Importance of early diagnosis
Early detection of Atrial Fibrillation is important to ensure prompt and adequate management which not only aims to control symptoms but to avoid later complications.1
As AF progresses, patients are more likely to experience greater impairments in their quality of life, such as increased pain and discomfort. Early detection and appropriate management reduce stroke risk by two-thirds.
Early detection of Atrial Fibrillation (AF or AFib) is important to ensure prompt and adequate management, which not only aims to control symptoms but to avoid later complications.1
Timely intervention is important to prevent the progression of AF. For 20% of patients, it typically progresses from intermittent to persistent AF within a year of diagnosis.2,3 As it progresses, it can result in structural remodeling of the heart making it harder to treat.4
With disease progression, people with AF are more likely to experience more severe mobility problems, issues with self-care and increased discomfort and depression.5 Also, long history and duration of AF has also been associated with recurrences of episodes.6
Atrial Fibrillation increases a patient’s risk of life-threatening complications, such as stroke, heart attack, and heart failure. AF is also independently associated with a significantly greater risk of mortality: patients have a 46% greater risk of mortality than patients without AF7,8 and the rate of mortality is 40% among new patients diagnosed with AF.9 Around 15-30% of patients are asymptomatic, which is of concern as AF is a major risk factor for stroke. Early detection and appropriate management reduce stroke risk by two-thirds.
1. Kirchhof P, Benussi S, Kotecha D, Ahlsson A, Atar D et al. (2016) 2016 ESC Guidelines for the management of atrial fibrillation developed in collaboration with EACTS. Eur Heart J 37 (38): 2893-2962. 2. Nieuwlaat R, Prins MH, Le Heuzey JY, Vardas PE, Aliot E et al. (2008) Prognosis, disease progression, and treatment of atrial fibrillation patients during 1 year: follow-up of the Euro Heart Survey on atrial fibrillation. Eur Heart J 29 (9): 1181-1189. 3. Schnabel R, Pecen L, Engler D, Lucerna M, Sellal JM et al. (2018) Atrial fibrillation patterns are associated with arrhythmia progression and clinical outcomes. Heart.Oct;104(19):1608-1614. 4. Van Gelder I C, Hemels M EW (2006) The progressive nature of atrial fibrillation: a rationale for early restoration and maintenance of sinus rhythm Europace 8, 943–949. 5. Dudink E, Erkuner O, Berg J, Nieuwlaat R, de Vos CB et al. (2017) The influence of progression of atrial fibrillation on quality of life: a report from the Euro Heart Survey. Europace. 6. Pathak RK, Middeldorp ME, Lau DH, Mehta AB, Mahajan R et al. (2014) Aggressive risk factor reduction study for atrial fibrillation and implications for the outcome of ablation: the ARREST-AF cohort study. J Am Coll Cardiol 64 (21): 2222-2231. 7. Odutayo A, Wong CX, Hsiao AJ, Hopewell S, Altman DG et al. (2016) Atrial fibrillation and risks of cardiovascular disease, renal disease, and death: systematic review and meta-analysis. Bmj 354 i4482. 8. Boriani G, Proietti M (2017) Atrial fibrillation prevention: an appraisal of current evidence. Heart (0):1–6. 9. Zoni-Berisso M, Lercari F, Carazza T, Domenicucci S (2014) Epidemiology of atrial fibrillation: European perspective. Clin Epidemiol 6 213-220.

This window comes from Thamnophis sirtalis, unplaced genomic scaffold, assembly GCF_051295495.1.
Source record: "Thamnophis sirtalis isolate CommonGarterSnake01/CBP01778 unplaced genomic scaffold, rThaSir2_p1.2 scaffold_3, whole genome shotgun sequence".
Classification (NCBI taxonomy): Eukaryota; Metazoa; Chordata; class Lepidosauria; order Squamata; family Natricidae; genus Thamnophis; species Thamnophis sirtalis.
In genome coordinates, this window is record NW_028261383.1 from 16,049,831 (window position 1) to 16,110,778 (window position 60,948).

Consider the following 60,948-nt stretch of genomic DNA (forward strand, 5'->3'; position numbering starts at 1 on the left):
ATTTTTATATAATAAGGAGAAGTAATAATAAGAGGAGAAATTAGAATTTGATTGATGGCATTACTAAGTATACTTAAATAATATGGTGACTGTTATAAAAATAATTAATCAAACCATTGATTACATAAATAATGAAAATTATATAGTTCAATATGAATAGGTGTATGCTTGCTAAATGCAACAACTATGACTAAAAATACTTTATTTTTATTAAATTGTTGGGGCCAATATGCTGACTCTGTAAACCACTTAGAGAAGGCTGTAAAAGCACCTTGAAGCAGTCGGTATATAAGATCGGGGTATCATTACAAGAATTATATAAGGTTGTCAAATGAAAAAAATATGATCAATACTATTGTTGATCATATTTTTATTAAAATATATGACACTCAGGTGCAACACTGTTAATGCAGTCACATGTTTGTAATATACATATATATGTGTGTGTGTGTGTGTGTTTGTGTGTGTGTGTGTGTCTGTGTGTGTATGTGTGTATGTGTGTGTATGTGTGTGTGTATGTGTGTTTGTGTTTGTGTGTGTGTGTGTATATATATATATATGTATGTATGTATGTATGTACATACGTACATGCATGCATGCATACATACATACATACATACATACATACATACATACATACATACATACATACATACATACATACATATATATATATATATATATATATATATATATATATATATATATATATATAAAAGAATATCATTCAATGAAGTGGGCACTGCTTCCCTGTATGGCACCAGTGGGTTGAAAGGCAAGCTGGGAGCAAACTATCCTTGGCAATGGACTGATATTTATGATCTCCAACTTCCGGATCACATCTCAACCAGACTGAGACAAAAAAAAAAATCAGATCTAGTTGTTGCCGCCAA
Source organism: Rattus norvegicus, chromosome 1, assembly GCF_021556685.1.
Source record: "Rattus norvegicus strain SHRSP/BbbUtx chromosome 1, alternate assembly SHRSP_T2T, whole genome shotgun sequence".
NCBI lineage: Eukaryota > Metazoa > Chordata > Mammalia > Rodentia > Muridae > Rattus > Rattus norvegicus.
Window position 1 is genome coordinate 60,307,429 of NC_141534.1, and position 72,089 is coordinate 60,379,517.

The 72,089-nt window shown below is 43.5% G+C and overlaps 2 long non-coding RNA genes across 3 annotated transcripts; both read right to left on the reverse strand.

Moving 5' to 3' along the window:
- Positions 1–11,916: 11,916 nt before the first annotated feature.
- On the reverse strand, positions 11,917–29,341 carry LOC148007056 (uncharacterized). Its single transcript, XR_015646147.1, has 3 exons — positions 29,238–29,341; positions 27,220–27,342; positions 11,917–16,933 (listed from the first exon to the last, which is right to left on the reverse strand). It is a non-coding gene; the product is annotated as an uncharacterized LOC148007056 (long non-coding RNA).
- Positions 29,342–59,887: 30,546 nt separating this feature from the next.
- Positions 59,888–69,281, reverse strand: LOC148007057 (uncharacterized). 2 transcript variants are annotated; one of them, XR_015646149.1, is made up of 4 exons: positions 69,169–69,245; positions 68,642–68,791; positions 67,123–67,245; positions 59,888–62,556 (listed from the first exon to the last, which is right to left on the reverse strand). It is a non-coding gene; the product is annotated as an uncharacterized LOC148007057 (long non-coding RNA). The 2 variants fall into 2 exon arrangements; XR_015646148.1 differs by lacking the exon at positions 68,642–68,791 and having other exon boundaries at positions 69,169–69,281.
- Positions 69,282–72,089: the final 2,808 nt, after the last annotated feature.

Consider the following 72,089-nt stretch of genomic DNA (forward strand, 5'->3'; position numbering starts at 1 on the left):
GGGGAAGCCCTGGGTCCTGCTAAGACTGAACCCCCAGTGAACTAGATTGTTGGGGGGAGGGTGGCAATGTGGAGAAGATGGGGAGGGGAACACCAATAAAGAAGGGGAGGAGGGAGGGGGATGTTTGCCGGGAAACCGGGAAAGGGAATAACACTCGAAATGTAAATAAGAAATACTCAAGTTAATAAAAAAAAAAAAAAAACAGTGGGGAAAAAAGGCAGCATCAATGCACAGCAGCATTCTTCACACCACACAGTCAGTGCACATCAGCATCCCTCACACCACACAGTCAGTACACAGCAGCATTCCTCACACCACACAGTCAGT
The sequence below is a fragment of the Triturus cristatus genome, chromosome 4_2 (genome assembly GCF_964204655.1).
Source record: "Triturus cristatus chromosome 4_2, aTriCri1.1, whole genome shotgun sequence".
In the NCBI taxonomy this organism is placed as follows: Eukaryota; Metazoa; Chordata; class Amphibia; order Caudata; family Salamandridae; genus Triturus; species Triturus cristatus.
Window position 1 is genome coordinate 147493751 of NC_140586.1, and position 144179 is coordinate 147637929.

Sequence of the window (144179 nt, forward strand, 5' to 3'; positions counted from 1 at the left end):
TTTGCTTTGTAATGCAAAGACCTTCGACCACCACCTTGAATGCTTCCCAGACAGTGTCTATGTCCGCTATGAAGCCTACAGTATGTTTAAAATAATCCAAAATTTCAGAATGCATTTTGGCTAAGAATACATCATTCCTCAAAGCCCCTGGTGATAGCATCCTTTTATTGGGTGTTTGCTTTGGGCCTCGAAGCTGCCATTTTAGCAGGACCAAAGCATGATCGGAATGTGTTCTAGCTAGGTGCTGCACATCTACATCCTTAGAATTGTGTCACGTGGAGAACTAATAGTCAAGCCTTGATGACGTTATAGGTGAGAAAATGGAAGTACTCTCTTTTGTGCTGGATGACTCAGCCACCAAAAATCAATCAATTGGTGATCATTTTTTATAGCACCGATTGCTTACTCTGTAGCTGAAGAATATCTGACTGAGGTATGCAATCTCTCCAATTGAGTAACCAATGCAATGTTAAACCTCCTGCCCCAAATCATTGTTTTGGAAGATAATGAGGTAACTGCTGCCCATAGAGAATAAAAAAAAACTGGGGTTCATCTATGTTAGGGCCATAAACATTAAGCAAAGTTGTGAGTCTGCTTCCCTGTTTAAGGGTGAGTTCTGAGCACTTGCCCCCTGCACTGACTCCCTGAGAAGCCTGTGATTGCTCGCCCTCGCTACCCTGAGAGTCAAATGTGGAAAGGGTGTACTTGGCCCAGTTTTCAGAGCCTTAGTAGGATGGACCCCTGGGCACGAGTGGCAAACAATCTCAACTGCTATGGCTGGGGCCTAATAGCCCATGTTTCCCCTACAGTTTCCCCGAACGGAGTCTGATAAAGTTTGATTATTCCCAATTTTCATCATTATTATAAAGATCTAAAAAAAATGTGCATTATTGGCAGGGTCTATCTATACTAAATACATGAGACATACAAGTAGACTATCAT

113954-190718 EMEA; 115115-190526 EMEA; 115114-190526 EMEA; 095103-180713 EMEA; 101640-181029 EMEA; 094573-180706 EMEA; 115113-190526 EMEA; 115110-190524 EMEA; 116706-190614 EMEA; 126680-191029 EMEA; 123104-190912 EMEA; 125888-191019 EMEA